British Columbia Trade Envoy to the United States David Emerson was in Portland, Ore. yesterday advancing B.C.’s interests in the ongoing softwood lumber dispute.
Emerson and Canadian Consul-General Brandon Lee discussed how Canada and B.C. can work together to defend common interests in the United States and advocate for resolution of trade disputes. The pair met with Senator Jeff Merkley to reinforce how British Columbia and Canada can help meet the U.S. consumer demand for quality lumber products. U.S. domestic lumber production is currently not meeting U.S. demand, despite the increase in production over the last year.
Emerson and Lee also met with Governor Kate Brown’s policy advisors and senior congressional staffers.
Oregon is an important market in the U.S. for B.C. softwood lumber products. Emerson reminded those he met that imposing unfounded duties on B.C. lumber hurts American consumers, raises housing costs and costs construction jobs.
The meetings were a result of Premier John Horgan’s commitment to fight for B.C. forestry jobs in the U.S. and follow up on last week’s First Ministers’ meeting where Canada and the provinces agreed to continue advocating together for a managed agreement in Canada-U.S. softwood lumber trade.
Minister of Jobs, Trade and Technology Bruce Ralston –
“The U.S. is B.C.’s largest customer for softwood lumber products, and given the increase in U.S. housing starts, the demand for lumber is only going to increase. The right thing to do is drop the litigation.”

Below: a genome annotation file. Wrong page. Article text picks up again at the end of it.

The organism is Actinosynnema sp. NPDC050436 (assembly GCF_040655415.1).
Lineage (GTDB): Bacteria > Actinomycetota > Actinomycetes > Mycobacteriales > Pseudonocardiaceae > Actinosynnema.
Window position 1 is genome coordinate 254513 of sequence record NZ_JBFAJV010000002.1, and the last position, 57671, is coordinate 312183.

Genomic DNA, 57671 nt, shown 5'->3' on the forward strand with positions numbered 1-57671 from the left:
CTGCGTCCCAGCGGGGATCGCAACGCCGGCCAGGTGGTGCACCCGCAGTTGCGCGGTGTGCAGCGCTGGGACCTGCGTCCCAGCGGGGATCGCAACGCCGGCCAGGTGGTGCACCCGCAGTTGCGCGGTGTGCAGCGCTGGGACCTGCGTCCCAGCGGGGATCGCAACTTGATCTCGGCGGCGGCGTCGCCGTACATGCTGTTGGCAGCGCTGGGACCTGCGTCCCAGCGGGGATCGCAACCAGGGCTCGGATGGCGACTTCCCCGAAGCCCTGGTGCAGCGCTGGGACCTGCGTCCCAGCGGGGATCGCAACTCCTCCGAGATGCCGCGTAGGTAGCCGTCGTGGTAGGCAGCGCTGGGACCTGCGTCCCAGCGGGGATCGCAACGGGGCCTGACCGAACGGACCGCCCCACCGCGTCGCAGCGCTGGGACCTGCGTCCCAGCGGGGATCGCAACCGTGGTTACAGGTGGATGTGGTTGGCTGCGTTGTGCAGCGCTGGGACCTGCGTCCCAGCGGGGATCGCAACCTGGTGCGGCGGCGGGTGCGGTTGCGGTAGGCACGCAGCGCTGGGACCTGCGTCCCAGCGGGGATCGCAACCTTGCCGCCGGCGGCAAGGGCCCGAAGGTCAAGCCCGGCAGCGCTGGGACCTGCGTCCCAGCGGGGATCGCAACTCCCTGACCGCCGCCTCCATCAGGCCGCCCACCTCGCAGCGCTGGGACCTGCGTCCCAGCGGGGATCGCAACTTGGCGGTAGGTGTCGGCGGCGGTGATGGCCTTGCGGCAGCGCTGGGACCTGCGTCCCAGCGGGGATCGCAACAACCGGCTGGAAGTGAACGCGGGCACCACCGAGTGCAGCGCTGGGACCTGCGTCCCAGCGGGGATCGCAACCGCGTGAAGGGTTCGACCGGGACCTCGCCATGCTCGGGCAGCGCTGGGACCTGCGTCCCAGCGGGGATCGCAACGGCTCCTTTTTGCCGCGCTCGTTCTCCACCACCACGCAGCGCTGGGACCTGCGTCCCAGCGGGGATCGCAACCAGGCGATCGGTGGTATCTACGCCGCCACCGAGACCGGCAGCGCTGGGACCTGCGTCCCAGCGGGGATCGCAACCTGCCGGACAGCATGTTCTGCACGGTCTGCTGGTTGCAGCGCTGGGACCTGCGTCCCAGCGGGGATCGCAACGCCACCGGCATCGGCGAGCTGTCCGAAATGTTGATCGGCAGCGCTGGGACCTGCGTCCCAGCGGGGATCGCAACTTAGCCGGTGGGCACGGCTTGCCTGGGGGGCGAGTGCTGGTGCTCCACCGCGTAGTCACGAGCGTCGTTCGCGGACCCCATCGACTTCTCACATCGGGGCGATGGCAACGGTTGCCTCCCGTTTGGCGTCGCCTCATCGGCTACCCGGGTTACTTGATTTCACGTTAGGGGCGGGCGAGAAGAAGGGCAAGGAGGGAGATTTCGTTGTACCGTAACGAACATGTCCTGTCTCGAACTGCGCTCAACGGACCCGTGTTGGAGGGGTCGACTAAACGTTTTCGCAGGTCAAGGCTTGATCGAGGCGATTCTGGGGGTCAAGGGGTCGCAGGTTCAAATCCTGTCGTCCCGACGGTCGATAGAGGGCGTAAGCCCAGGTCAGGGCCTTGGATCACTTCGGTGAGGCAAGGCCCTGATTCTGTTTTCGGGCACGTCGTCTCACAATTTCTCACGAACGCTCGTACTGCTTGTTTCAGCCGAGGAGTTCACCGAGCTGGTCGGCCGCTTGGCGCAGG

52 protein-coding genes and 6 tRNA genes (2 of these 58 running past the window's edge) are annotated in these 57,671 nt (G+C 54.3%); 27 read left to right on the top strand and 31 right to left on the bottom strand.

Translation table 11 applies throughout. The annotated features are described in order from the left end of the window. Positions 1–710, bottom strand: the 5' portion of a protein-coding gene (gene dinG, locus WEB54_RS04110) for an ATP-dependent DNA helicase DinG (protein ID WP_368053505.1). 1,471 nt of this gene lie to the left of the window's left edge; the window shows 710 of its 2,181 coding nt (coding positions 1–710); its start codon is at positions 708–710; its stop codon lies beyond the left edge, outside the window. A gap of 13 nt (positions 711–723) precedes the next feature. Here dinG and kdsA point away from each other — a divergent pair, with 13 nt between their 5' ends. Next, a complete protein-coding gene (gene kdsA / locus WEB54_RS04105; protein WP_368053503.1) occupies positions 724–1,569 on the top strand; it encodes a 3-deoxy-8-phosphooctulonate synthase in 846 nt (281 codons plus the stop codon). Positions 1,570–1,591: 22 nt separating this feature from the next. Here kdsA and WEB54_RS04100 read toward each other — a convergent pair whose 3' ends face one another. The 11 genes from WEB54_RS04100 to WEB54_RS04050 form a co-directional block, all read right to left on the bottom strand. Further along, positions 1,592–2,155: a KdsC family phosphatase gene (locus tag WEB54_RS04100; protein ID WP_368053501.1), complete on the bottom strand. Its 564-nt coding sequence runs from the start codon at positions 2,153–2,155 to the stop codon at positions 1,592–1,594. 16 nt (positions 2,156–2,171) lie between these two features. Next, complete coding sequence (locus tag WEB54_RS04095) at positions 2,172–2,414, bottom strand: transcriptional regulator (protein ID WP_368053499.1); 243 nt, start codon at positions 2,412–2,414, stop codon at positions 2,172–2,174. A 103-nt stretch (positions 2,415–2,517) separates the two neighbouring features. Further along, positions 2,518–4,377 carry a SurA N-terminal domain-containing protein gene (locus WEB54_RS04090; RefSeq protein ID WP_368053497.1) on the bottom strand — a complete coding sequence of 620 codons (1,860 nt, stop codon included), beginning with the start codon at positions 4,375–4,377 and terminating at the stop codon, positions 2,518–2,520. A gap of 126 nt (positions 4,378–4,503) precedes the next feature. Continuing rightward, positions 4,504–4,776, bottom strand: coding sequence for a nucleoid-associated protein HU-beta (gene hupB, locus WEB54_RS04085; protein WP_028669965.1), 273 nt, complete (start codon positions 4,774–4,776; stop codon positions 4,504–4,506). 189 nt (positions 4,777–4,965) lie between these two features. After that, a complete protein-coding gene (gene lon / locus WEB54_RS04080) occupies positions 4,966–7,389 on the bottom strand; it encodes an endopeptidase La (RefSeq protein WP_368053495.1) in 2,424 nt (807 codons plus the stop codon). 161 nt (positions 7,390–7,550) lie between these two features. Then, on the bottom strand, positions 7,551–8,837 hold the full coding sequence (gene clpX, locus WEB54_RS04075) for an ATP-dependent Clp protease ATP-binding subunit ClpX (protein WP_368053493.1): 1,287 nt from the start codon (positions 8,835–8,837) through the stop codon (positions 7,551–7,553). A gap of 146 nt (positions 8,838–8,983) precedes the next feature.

Minister of Forests, Lands, Natural Resource Operations and Rural Development Doug Donaldson –
“We’re leaving no stone unturned as we seek resolution to the ongoing trade dispute. We’re standing up for B.C.’s forest-dependent communities and B.C. workers.”
B.C. Trade Envoy to the United States David Emerson –
“It is important for American legislators to understand that the softwood lumber dispute, which threatens family-supporting Canadian jobs, also threatens jobs in the U.S. homebuilding and renovation sector. It is in all of our interests to come to a fair settlement, but if there is no fair settlement to be had, then we are prepared to litigate.”
Learn more about the softwood lumber trade dispute: www.gov.bc.ca/softwoodlumber